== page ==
The French president made his way slowly through a crowded street in the ruins of Beirut, his handlers struggling to keep the throng at bay, a pointless action as people surged to get a glimpse of the world leader.
Suddenly, a distraught woman called out to him, straining to get his attention. In French, she pleaded for help and justice, blaming years of corruption and mismanagement in government.
Emmanuel Macron’s gaze was fixed, he listened to every word, promising he would do what he could to help Beirut and Lebanon.
Reminiscent of a young Bobby Kennedy, and wearing a shirt and black tie with sleeves rolled up, he told her: “I see the emotion on your face, the sadness, the pain. This is why I’m here.”
Finally, the president broke the security cordon and Covid precautions, hugging the tearful woman. The crowd erupted in applause and expressions of gratitude.
This was Macron’s moment. A historical scene played around the world. Perhaps too, a masterful piece of statesmanship, but let’s hope the gesture was true.
Macron’s move to boost his country’s influence in Lebanon has shown a French president with the confidence, and political instinct, to seize his moment on the world stage, The Guardian reported.
Two days after the devastating explosion tore through Beirut Macron toured the site of the blast and some of the capital’s hardest-hit neighbourhoods.
Making the first visit by a foreign leader since the disaster, he was greeted with cheers in the streets of Beirut as he promised urgent international aid — but not without radical reform of a political class widely seen as corrupt and incompetent, The Guardian reported.
A vocal defender of liberal values and high-profile player in world affairs since his 2017 election, Macron relished the moment, prompting comparisons with a celebrated 1996 walkabout through Jerusalem’s old city by the late president Jacques Chirac.
The president’s domestic opponents were quick to accuse him of neo-colonialist grandstanding, but analysts were generally impressed.
“This will remain a major moment in Macron’s foreign policy,” said Le Monde’s diplomatic correspondent, Piotr Smolar. “Both in terms of images – the crowds calling France to the rescue – and words, extremely harsh, directed at the Lebanese ruling class. Claims of interference are understandable, but shaky.”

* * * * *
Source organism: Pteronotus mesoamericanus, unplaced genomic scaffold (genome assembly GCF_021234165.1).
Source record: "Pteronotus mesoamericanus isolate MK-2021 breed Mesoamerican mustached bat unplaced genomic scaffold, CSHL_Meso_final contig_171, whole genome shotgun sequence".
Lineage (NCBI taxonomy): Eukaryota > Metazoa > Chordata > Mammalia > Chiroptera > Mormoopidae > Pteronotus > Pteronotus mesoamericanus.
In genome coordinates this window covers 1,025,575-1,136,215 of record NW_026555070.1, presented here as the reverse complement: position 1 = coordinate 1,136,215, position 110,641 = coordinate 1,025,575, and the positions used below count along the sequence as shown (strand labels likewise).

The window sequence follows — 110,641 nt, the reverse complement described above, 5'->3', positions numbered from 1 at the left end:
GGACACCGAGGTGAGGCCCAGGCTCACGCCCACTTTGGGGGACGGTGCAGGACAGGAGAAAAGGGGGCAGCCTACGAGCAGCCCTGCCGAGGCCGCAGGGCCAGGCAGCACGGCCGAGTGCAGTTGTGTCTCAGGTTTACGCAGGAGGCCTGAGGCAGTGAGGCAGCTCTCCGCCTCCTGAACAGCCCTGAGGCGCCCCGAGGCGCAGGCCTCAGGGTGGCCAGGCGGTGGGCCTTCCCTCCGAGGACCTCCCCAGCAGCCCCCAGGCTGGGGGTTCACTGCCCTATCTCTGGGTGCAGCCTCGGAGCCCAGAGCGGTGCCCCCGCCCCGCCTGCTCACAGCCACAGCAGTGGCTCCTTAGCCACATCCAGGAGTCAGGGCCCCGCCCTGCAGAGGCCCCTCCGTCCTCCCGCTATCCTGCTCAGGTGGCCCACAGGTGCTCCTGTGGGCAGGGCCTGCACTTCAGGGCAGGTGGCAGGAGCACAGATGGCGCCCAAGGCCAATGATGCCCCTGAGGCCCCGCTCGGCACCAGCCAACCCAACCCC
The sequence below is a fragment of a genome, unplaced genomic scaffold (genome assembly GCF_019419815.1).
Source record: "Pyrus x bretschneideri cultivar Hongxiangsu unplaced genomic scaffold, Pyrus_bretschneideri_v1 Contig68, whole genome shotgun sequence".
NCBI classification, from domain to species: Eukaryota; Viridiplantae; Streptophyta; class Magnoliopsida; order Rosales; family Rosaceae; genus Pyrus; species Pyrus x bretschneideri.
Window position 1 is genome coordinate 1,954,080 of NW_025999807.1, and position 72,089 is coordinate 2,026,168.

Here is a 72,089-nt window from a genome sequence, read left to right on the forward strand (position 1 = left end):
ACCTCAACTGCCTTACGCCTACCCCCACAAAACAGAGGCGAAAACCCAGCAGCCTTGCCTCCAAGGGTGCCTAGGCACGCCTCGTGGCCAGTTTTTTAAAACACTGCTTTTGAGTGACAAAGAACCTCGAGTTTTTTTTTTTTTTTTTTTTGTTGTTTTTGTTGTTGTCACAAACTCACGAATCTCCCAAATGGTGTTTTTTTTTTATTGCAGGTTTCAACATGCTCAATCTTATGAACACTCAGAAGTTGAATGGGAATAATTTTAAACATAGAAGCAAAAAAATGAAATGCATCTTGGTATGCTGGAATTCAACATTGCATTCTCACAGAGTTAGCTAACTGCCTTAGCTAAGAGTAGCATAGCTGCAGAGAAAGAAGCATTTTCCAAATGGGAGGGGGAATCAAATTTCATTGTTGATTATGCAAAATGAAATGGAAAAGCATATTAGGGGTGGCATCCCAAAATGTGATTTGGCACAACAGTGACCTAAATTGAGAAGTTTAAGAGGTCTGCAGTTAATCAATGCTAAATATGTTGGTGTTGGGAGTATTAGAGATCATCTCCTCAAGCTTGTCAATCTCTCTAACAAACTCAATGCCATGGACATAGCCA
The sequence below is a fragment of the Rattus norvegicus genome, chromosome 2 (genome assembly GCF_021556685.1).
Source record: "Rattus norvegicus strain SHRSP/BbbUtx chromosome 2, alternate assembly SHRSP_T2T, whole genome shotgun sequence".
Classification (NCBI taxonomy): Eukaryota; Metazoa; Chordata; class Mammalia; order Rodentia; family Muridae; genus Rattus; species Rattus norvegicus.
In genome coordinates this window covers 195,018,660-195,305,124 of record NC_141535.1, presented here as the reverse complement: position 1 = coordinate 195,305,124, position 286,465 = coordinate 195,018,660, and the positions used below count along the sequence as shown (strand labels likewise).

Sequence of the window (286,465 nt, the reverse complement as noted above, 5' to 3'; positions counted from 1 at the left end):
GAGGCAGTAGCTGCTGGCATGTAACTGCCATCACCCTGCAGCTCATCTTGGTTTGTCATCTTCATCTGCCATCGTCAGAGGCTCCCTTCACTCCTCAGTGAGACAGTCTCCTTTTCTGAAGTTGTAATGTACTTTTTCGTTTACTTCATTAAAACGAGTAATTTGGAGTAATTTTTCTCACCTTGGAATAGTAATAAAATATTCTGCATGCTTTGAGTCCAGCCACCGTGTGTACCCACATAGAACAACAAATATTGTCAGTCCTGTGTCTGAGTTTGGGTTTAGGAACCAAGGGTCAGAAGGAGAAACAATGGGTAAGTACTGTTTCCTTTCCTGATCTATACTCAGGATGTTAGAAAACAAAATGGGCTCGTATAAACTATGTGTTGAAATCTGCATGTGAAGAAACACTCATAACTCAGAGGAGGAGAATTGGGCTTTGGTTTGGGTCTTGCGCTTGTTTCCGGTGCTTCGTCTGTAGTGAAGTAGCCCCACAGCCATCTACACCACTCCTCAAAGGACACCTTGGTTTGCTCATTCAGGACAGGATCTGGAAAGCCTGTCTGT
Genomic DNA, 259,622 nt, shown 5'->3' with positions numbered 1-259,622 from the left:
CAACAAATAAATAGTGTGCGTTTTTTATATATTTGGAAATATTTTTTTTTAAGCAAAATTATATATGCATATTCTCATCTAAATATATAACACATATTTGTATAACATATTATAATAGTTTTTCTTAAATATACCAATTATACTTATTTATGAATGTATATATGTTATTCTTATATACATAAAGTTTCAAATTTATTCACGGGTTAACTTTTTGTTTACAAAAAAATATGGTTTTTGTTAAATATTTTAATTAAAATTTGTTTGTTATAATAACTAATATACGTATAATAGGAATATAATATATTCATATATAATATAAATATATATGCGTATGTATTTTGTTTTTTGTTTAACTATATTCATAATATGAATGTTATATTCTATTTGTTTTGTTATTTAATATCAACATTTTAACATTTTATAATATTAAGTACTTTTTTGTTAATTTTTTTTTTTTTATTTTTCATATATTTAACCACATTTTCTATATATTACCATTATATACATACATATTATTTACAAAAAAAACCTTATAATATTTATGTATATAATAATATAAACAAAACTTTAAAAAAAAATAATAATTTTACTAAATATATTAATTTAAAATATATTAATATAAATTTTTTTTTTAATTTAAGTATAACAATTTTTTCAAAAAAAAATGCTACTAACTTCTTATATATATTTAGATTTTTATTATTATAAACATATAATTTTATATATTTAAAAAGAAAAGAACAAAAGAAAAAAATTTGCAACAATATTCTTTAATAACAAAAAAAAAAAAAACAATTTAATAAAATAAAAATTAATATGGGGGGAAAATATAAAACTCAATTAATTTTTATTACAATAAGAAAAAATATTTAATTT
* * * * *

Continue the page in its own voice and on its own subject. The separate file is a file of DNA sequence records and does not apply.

Benjamin Haddad, of the Atlantic Council, tweeted: “History counts. France has a special link to Lebanon, a historic responsibility. The pictures of Emmanuel Macron in Beirut are moving and powerful. The world is watching.”
In Lebanon, a former French protectorate, Macron’s assured — and reassuring — performance won popular applause. By late on Thursday nearly 60,000 people had signed an online petition demanding the country “be placed under a French mandate for the next 10 years,” The Guardian reported.
Three years into his term, Macron, whose pragmatic approach to foreign affairs one analyst has defined as “dealing with the world as it is, while making clear what you stand for,” struts the global arena with a conviction – if not always the results — that has led some to see him as a white knight of the liberal world order.
At home, he is still battling a critical, if not outright hostile, French public generally unconvinced by his at times arrogant, aloof and imperious style. He is opposed, sometimes violently, for his pro-business reforms aimed at spurring growth, creating jobs and deregulating the economy, The Guardian reported.
But his popularity surged in recent weeks after he clinched a deal with other EU leaders on a €750 billion European coronavirus economic recovery package and reshuffled his government; his approval rating rose by six percentage points in one poll, reaching 50% for only the second time in more than two years.
In Beirut on Thursday he also displayed a talent for retail politics that he is rarely able to deploy in France, promising a cheering crowds to deliver some “home truths” to the Lebanese government, The Guardian reported.
Macron said he would “never interfere in Lebanese politics” but seek a “new political deal” from the country’s leaders, pressing hard for change. “I am going to talk to them … I will hold them accountable,” he said.
Meanwhile, a military judge leading the investigation into Tuesday’s blast said 16 employees of Beirut’s port, where the explosion took place, had been detained. He said 18 had been questioned, including port and customs officials, CTV News reported.
A US Air Force C-17 Globemaster III also landed at Beirut’s airport Thursday with the first pallets of relief supplies from Al Udeid Air Base in the Gulf state of Qatar, bringing 11 pallets of food, water and medical supplies, Military.com reported.
“We are closely coordinating with the Lebanon Armed Forces, and expect that we will continue to provide additional assistance throughout Lebanon’s recovery effort,” Marine General Frank McKenzie, head of CENTCOM, said in a statement.
Two more CENTCOM C-17 relief flights are expected to reach Beirut by Friday.